State Unionism Rankings: Do Highly Unionized States have Higher Unemployment?

Union employment in the U.S. continued to shrink this past year.  Nationwide union participation stands at 12.3% which is a slight decline from 2008.

The BLS 2009 Annual Union Affiliation by Statesurvey was recently published.  It has brought increased attention to the union movement. Union policy will further be in the spotlight this week as the Senate wrestles with the nomination of Craig Becker, a clearly pro-union candidate, to the National Labor Review Board.  See GOP’s Senate Gain Clouds Prospect of Obama’s Labor Board Nominee.  In view of this upcoming debate, we thought it would be helpful to take a deeper look at state unionization and employment.


Let’s take a look at state unionization.

New York is the most unionized state in the nation with 27.2% of its population working for a union.  More than 1 in four workers are represented by a union in New York.  Hawaii at 24.3% is the second most unionized state at 24.3%, followed by Alaska at 23.6%.  Washington, Michigan, and New Jersey are heavily unionized states with about 20% union participation rates.

The least unionized state is North Carolina at 4.4%.  Only one in 23 workers in North Carolina are represented by a union, a sharp difference as compared to New York.  Additional states with low union participation rates are Arkansas at 5.0%, Virginia at 5.4%, South Carolina at 5.4% and Georgia at 5.9%

Twenty seven states had decreased union participation in 2009 as compared with 2008.  States with low union participation rates generally became less so in 2009 and those states with union growth were primarily already highly unionized.  There are 22 states with right to work laws in the U.S.  Right to work laws generally do not require employees to pay fees or join a union even if voted in.

A look at union participation and unemployment shows states with high union participation rates are closely associated with higher unemployment.

The five Worst States for Employment in 2009 were Michigan, Rhode Island, Nevada, California and South Carolina.  All but South Carolina are highly unionized states.  The Worst States for Employment in 2009 generally were highly unionized states.

Worst States for Employment and Union Participation

 

 

The Best States for Employment in 2009 were North Dakota, South Dakota, Nebraska, Iowa, Oklahoma and Kansas. All but Iowa have unionparticipation rates below the U.S. average and would be classified asstates with low unionization.  If you are looking for a job, look at states with low unionization.  They tend to have less unemployment. See  Best and Worst States for Jobs: Will Jobs Improve in 2010 for the rankings of all states by employment.  The list of Best States for Employment and Union Participation follows:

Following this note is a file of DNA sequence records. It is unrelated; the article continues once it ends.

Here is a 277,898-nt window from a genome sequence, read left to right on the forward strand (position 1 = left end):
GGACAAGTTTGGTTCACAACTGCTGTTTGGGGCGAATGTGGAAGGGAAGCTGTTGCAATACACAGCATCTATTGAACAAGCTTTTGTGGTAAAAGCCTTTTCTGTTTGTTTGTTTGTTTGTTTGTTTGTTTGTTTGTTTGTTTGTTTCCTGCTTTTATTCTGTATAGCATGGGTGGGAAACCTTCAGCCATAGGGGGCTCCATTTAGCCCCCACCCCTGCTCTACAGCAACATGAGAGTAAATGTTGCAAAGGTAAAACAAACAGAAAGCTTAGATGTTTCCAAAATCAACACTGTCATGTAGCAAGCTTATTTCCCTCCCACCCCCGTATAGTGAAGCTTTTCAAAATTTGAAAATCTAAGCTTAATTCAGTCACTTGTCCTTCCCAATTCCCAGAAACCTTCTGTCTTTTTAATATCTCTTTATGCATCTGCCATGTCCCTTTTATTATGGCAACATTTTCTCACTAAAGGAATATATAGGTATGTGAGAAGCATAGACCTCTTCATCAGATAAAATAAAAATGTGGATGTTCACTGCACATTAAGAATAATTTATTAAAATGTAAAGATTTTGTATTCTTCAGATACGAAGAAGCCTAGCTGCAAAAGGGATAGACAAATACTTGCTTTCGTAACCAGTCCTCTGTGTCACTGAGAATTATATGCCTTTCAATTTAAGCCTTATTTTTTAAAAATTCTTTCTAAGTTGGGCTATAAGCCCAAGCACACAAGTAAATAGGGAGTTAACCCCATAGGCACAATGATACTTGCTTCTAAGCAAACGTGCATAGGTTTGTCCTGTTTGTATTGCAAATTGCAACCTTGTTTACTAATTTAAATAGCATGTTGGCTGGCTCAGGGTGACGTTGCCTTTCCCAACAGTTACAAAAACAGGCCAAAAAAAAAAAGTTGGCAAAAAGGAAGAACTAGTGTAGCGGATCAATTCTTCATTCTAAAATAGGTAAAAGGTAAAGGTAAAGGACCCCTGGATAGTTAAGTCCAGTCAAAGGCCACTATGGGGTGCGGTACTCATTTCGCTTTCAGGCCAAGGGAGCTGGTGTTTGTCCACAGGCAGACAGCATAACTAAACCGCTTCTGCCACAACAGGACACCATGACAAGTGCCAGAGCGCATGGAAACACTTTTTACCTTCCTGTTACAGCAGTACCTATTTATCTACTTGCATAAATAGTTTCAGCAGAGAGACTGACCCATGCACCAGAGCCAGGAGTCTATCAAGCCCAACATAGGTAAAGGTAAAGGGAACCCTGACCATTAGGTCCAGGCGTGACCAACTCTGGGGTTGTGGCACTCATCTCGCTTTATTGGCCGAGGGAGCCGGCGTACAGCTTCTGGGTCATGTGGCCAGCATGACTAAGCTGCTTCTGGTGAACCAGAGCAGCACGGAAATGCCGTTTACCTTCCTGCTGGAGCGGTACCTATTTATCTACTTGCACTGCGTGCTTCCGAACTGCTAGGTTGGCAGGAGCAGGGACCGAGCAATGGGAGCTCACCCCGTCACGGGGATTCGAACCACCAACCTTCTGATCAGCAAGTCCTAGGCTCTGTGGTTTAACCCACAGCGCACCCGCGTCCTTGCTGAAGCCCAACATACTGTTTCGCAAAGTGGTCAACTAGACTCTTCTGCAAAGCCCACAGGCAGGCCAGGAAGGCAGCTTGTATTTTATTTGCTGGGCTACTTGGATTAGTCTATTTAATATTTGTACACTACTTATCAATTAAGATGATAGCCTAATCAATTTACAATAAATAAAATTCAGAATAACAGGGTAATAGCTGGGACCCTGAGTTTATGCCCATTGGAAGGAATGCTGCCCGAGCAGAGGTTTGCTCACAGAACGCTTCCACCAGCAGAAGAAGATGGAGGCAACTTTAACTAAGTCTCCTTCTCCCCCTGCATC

Best States for Employment and Union Participation



The list of Unionism by State follows:

Unionism by State


Union membership has been in a long term decline since 1983 when BLS first started measuring it in a consistent way.  Union participation was 20.1% of the working population in 1983.  It is now approximately 40% lower at 12.3%.  For the first time in 2009, the majority of union members now work for the government and not for private, for profit entities.  These state workers are on average paid significantly more than private industry.  Making it easier for government workers to unionize will only push labor costs higher and cost the taxpayers more.  Political leaders should be trying to keep these costs in check. (The average federal worker’s pay is $71,206 as compared to $40,331 in the private sector and is growing above inflation rates) The Obama administration’s labor policy approach creates a conflict with its responsibilities to protect the taxpayer. Increased unionization will increase our cost of government.  If the Obama administration is serious about job creation and deficit control, it may want to reconsider this approach.  Unions and job creation generally do not have a positive correlation.  Watch the news this week as it relates to Craig Becker.  It will have implications for jobs and deficits.

One Year Of Obama and Stimulus: Job Openings down 5.48% , Unemployment Up to 10%

It has been one year since President Obama took office and announced a stimulus bill that was to improve jobs.  The data suggests that the job market continued to deteriorate this past year.  Unemployment is up to 10% from 7.4%.  Job Openings are down 5.48%

Job Openings, as measured on careerbuilder.com, have not improved from one year ago.  Nationwide, job openings at January 31, 2010 were 5.48% lower than January 29, 2009.  Total job openings stand at 222,189 as compared to 235,059 last year, a decrease of 12,870.  37 States have lower job openings as compared to last year.